Not much is known about the total costs of treatment for endophthalmitis. There is evidence that postoperative endophthalmitis significantly increases hospitalization stay and costs15 and that outpatient treatment is less costly than inpatient treatment.16 The majority of cases in the United States, however, are not treated as inpatients. Our previous analysis of postcataract surgery endophthalmitis among Medicare beneficiaries using data from 1997 to 2001 found almost $3,500 (in 2005 US dollars, ~$4,780 in 2015 US dollars) higher reimbursements for ophthalmic claims over 12 months among beneficiaries who developed the infection compared to those who did not.17

A recent study found that antibiotic prophylaxis can significantly reduce the rate of endophthalmitis.18,19 Based on the findings from the Endophthalmitis Vitrectomy Study (EVS),13 the American Academy of Ophthalmology now recommends prophylactic treatment with antibiotic agents for individuals undergoing ophthalmic surgery.20 Studies have even started to compare the cost-effectiveness among prophylactic treatments, with the underlying assumption that prophylaxis is economically defensible and the question is simply which treatment to offer.2123

The objective of this study was to quantify recent 6-month direct medical costs associated with postoperative endophthalmitis among adults aged ≥65 years in the United States. Although there has been a trend for cataract surgery among increasingly younger patients, as many as 80% of cataract surgeries in the United States are performed on Medicare beneficiaries aged ≥65 years,24 and Medicare will likely retain the most reimbursement responsibility for cataract surgery and subsequent complications in the United States. Thus, understanding the direct medical cost of this complication in the Medicare population represents an important step toward understanding the national impact.


Data were analyzed from 2010 through 2014 Medicare Limited Data Set (LDS) files. The LDS represents health care service claims from a systematic 5% sample of all non-HMO Medicare enrollees and can be considered representative of US citizens aged ≥65 years. The systematic 5% sample used for this claims data set is selected by the Centers for Medicare & Medicaid Services (CMS) based on beneficiaries having certain digits in their health insurance ID; thus, the same patients are included in the LDS data each year (unless they die), with new patients meeting the selection criteria entering each year. The Medicare LDS data consist of seven claim components: Inpatient; Outpatient (covering ambulatory and outpatient care provided in a hospital facility); Durable Medical Equipment (DME); Hospice; Home Health Agency; Skilled Nursing Facility; and Physician/Supplier (Part B, covering outpatient care not provided in hospitals as well as physical and occupational therapy) claims. The LDS data were treated with appropriate integrity, security, and confidentiality, as detailed in the Data Use Agreement required by CMS.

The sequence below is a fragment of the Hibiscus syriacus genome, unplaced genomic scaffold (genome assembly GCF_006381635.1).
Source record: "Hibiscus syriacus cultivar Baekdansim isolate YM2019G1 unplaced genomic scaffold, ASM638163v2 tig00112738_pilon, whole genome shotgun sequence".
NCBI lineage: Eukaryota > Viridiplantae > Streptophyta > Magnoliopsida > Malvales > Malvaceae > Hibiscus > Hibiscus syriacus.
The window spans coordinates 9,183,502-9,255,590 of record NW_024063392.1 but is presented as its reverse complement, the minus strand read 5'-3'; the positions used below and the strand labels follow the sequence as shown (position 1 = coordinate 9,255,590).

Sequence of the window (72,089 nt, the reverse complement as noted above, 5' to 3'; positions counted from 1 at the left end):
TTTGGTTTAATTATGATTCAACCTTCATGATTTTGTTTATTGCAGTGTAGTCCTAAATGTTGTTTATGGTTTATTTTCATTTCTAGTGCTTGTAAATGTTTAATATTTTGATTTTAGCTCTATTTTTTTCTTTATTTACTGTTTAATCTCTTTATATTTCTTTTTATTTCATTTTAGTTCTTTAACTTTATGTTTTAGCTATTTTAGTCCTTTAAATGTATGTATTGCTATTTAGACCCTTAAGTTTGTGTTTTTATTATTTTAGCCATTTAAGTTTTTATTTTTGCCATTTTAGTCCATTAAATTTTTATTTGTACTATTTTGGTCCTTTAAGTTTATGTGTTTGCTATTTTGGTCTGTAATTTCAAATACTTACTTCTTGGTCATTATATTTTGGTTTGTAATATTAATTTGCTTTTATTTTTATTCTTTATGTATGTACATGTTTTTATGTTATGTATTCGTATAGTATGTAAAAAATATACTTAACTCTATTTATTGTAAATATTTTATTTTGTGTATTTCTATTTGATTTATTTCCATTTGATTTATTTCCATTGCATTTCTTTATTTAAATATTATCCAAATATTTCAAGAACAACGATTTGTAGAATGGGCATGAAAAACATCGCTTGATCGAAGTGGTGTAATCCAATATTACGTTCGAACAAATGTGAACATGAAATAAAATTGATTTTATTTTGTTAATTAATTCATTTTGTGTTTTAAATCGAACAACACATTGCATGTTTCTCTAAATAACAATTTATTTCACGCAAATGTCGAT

For this study, data from Part B (Physician/Supplier) files from all beneficiaries with one or more claims for cataract surgery (CPT 66850, 66920, 66930, 66940, 66982, 66983, 66984) were initially reviewed. Diagnoses of endophthalmitis (International Classification of Diseases, Version 9, [ICD-9] 360.00, 360.01, 360.02, 360.03, 360.04, 360.19) were identified. From the endophthalmitis diagnosis date, claims were reviewed retrospectively to determine whether there was a cataract surgery in the 3 previous months. If there was a surgery, enrollment and claims data from the cataract surgery date were evaluated to ensure that the beneficiary remained covered for 6 months following the surgery date and that there were no additional cataract surgeries during this 6-month period. If the diagnosis of endophthalmitis for a given beneficiary did not meet these requirements, the beneficiary was retained in the data set and any additional diagnoses of endophthalmitis were evaluated in the same manner. One case of endophthalmitis meeting these requirements was identified, but the beneficiary was not evaluated again for additional diagnoses; each patient contributed only one observation. Beneficiaries who had a second cataract surgery during the 6-month follow-up were excluded from the analysis. The only exceptions to this were beneficiaries who appeared to have two surgeries on the same day or on two consecutive days, which is unlikely. In these cases, it was assumed that the second claim did not represent a true separate procedure but perhaps follow-up care related to the initial cataract surgery or a billing error. Only the first claim was included in cost analyses, but the beneficiaries were not excluded. There are cases of bilateral same-day surgery, but it was determined that this was unlikely in an elderly population. Beneficiaries who were included in the Medicare data prior to age 65 (for reasons such as renal failure) were excluded from the analysis. Beneficiaries with glaucoma (ICD 365) or age-related macular degeneration (ICD 362.5) during the observation period were also excluded from the analysis. Beneficiaries who had cataract surgery and developed endophthalmitis during the follow-up period (“cases”) are compared to those who had cataract surgery but did not develop subsequent endophthalmitis (“controls”).